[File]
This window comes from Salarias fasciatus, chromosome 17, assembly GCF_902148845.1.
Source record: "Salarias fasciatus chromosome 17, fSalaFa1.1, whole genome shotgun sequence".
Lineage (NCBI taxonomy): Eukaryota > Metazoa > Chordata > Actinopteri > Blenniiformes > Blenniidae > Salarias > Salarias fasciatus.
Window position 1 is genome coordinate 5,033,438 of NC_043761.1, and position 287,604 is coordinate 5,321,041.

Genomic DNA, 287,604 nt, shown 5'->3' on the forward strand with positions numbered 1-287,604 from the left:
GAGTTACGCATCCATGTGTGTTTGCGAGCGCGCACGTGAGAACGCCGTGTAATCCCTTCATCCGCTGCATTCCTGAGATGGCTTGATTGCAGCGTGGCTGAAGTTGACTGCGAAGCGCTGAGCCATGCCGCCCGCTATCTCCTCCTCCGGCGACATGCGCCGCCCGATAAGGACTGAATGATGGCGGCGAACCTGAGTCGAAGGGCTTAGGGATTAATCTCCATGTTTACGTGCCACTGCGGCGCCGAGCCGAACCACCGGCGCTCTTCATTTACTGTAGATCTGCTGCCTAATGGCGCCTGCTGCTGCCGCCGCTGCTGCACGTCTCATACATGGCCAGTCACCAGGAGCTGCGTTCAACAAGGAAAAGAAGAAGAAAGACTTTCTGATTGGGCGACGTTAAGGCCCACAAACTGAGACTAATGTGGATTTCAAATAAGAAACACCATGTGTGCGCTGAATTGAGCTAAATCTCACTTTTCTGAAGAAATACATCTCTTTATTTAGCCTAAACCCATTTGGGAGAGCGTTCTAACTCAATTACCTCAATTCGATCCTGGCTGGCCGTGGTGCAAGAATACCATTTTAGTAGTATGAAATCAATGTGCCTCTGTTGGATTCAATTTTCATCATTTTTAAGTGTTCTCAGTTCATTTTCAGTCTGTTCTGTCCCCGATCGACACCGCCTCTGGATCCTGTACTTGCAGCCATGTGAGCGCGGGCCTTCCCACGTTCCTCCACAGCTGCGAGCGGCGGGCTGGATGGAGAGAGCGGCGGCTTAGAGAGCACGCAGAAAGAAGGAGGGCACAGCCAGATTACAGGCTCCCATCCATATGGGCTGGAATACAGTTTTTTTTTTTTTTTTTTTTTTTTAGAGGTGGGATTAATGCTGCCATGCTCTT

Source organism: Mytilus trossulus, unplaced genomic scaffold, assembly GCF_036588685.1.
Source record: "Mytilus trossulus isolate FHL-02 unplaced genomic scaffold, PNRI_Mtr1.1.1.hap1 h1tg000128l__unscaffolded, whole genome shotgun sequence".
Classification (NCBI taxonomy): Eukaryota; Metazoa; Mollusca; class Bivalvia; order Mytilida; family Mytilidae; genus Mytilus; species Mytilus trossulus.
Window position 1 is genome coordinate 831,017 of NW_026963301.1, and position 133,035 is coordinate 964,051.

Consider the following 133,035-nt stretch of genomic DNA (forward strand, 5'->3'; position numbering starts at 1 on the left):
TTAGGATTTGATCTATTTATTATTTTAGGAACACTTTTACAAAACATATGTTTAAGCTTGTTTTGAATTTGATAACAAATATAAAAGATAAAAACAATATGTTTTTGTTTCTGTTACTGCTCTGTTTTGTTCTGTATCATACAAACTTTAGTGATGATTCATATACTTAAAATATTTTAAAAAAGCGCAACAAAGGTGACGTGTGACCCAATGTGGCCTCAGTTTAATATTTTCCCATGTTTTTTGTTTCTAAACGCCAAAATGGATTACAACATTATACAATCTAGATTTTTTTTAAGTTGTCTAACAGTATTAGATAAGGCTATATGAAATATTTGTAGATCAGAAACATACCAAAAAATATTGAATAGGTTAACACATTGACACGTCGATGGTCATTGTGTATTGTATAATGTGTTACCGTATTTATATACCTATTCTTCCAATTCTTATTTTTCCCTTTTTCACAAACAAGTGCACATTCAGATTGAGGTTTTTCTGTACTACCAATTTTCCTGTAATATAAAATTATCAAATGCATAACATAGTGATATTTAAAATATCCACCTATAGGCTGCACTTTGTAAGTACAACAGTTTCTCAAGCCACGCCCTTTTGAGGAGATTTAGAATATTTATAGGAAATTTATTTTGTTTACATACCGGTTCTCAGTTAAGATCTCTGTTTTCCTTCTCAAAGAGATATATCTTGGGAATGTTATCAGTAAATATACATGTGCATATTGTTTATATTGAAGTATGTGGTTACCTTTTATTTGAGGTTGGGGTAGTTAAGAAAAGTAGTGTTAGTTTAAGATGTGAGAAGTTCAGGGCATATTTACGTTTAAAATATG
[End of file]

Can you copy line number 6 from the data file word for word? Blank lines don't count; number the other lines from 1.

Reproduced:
GAGTTACGCATCCATGTGTGTTTGCGAGCGCGCACGTGAGAACGCCGTGTAATCCCTTCATCCGCTGCATTCCTGAGATGGCTTGATTGCAGCGTGGCTGAAGTTGACTGCGAAGCGCTGAGCCATGCCGCCCGCTATCTCCTCCTCCGGCGACATGCGCCGCCCGATAAGGACTGAATGATGGCGGCGAACCTGAGTCGAAGGGCTTAGGGATTAATCTCCATGTTTACGTGCCACTGCGGCGCCGAGCCGAACCACCGGCGCTCTTCATTTACTGTAGATCTGCTGCCTAATGGCGCCTGCTGCTGCCGCCGCTGCTGCACGTCTCATACATGGCCAGTCACCAGGAGCTGCGTTCAACAAGGAAAAGAAGAAGAAAGACTTTCTGATTGGGCGACGTTAAGGCCCACAAACTGAGACTAATGTGGATTTCAAATAAGAAACACCATGTGTGCGCTGAATTGAGCTAAATCTCACTTTTCTGAAGAAATACATCTCTTTATTTAGCCTAAACCCATTTGGGAGAGCGTTCTAACTCAATTACCTCAATTCGATCCTGGCTGGCCGTGGTGCAAGAATACCATTTTAGTAGTATGAAATCAATGTGCCTCTGTTGGATTCAATTTTCATCATTTTTAAGTGTTCTCAGTTCATTTTCAGTCTGTTCTGTCCCCGATCGACACCGCCTCTGGATCCTGTACTTGCAGCCATGTGAGCGCGGGCCTTCCCACGTTCCTCCACAGCTGCGAGCGGCGGGCTGGATGGAGAGAGCGGCGGCTTAGAGAGCACGCAGAAAGAAGGAGGGCACAGCCAGATTACAGGCTCCCATCCATATGGGCTGGAATACAGTTTTTTTTTTTTTTTTTTTTTTTTAGAGGTGGGATTAATGCTGCCATGCTCTT